When I got to the end of this path that I’d never walked on before, I was below the bridge that I normally would be walking on, in the spot where I one time looked down on women collecting watercress. And there was some watercress still, and a stretch of concrete by way of a ford over a second creek, leading up to the main path again.

In the jungle of plants down there I saw some bedraggled pennyroyal, one more surprise of the day.

 

“For the beauty of the earth, for the beauty of the skies,
For the love which from our birth, over and around us lies;
Lord, our God, to Thee we raise this our hymn of grateful praise.”

Christmas trees and Christmas now.

gretchens-1st-xmas-marysville-50This was my first Christmas, in Marysville, California. I seem to be more interested in my toys than in the tree, but with the decided lack of bling on that scrawny evergreen I guess it’s no wonder. Now, though, the strings of popcorn please me very much. After that year, our trees were always decorated with tinsel in typical 50’s fashion, and sometimes plastic icicles.

Amazing, to see three dolls under that tree! All these things make me think that my First Christmas may have been more formative than one would imagine.

This year I put up my faux tree for the second time. Who would have dreamed, even three years ago, that I would ever have a faux, (a.k.a. fake), tree for any reason? (When I mentioned my faux tree to friend Mr. Bread, he burst out laughing.) But while we were shopping during my late husband’s last Christmas season, he looked at the faux trees on display and said, “Gretchen, next year you should get one of these.” I brushed him off and never gave it another thought until the following November when I realized I couldn’t manage getting a cut tree home, not to mention setting it up, and taking it down again in January.Christmas tree 2015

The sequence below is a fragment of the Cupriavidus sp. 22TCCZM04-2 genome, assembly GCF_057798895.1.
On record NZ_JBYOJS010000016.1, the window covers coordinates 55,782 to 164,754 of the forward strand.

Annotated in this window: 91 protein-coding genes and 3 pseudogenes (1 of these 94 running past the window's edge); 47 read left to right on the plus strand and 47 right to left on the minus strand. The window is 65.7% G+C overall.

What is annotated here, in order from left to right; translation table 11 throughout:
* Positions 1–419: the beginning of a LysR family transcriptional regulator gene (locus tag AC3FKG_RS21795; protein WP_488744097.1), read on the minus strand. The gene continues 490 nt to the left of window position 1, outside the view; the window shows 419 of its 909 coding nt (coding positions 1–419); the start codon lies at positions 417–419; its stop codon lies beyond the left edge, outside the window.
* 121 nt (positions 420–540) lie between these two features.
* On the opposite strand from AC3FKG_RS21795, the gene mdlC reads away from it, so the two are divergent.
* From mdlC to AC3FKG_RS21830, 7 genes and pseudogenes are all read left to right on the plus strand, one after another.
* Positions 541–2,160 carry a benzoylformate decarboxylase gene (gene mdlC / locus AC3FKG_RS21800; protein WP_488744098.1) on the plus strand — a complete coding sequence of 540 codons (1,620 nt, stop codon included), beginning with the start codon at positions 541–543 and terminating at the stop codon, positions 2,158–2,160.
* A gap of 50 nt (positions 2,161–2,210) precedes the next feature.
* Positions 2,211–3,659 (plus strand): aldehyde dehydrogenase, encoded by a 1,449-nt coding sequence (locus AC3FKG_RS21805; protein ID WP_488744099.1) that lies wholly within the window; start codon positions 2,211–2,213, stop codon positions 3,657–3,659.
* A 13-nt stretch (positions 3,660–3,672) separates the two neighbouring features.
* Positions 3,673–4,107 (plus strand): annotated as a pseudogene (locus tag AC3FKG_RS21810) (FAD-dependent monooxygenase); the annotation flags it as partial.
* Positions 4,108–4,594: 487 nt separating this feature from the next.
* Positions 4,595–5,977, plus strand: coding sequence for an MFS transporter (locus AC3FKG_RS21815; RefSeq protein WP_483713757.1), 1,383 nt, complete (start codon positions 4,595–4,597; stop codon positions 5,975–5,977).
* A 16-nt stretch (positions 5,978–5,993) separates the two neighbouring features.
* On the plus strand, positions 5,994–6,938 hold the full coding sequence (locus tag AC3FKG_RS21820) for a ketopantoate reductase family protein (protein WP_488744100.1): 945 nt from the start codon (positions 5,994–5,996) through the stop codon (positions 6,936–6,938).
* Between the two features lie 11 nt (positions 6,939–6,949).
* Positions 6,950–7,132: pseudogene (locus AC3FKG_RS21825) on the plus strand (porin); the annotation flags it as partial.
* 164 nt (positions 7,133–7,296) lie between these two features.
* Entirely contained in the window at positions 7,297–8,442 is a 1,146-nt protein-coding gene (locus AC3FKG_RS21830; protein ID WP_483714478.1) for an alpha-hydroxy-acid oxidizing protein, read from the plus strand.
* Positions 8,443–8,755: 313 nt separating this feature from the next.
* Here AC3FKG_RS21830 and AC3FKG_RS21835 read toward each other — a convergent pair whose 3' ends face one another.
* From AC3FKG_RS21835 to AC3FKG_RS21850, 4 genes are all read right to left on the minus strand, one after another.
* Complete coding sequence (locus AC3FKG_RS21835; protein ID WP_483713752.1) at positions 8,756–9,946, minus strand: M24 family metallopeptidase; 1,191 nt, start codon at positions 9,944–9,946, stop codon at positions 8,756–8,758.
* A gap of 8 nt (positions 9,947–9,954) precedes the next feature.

If you didn’t read the poem by Robert Frost about the Christmas trees he didn’t know he had, I put it up last year Here.

This year I decorated my tree all by myself one day when I was alone in the house. That was also a totally new experience for me, and I enjoyed it so much! I should not be surprised about that, either, knowing how I’m never at my best doing group projects.  In the past our whole family would take an evening to decorate while we drank eggnog and hot cider, and many times listened to a recording of “A Christmas Carol.” Seven people decorating one tree is a challenging group project, but it was our tradition that we loved.

I’m pretty sure that introverted decorating will be my new tradition. I will listen to carols while I make the tree into a work of art. As I try to remember who gave me which beloved ornament, I will thank God for Christmas Past and Christmas Now.

Christmas Joy by Soldier and Joy 14

Sunflowers shine on my garden.

gl dragonfly 2 by JR 5-31-16

So many flowers are growing in my garden that I haven’t ever grown before, or not for a long time. The Kangaroo Paws are ever-changing and fascinating.  One of the three plants sent up a flower stalk months ago, and the blooms are opening now. I didn’t know that these little rising-sun flowers that have popped out were even part of the deal.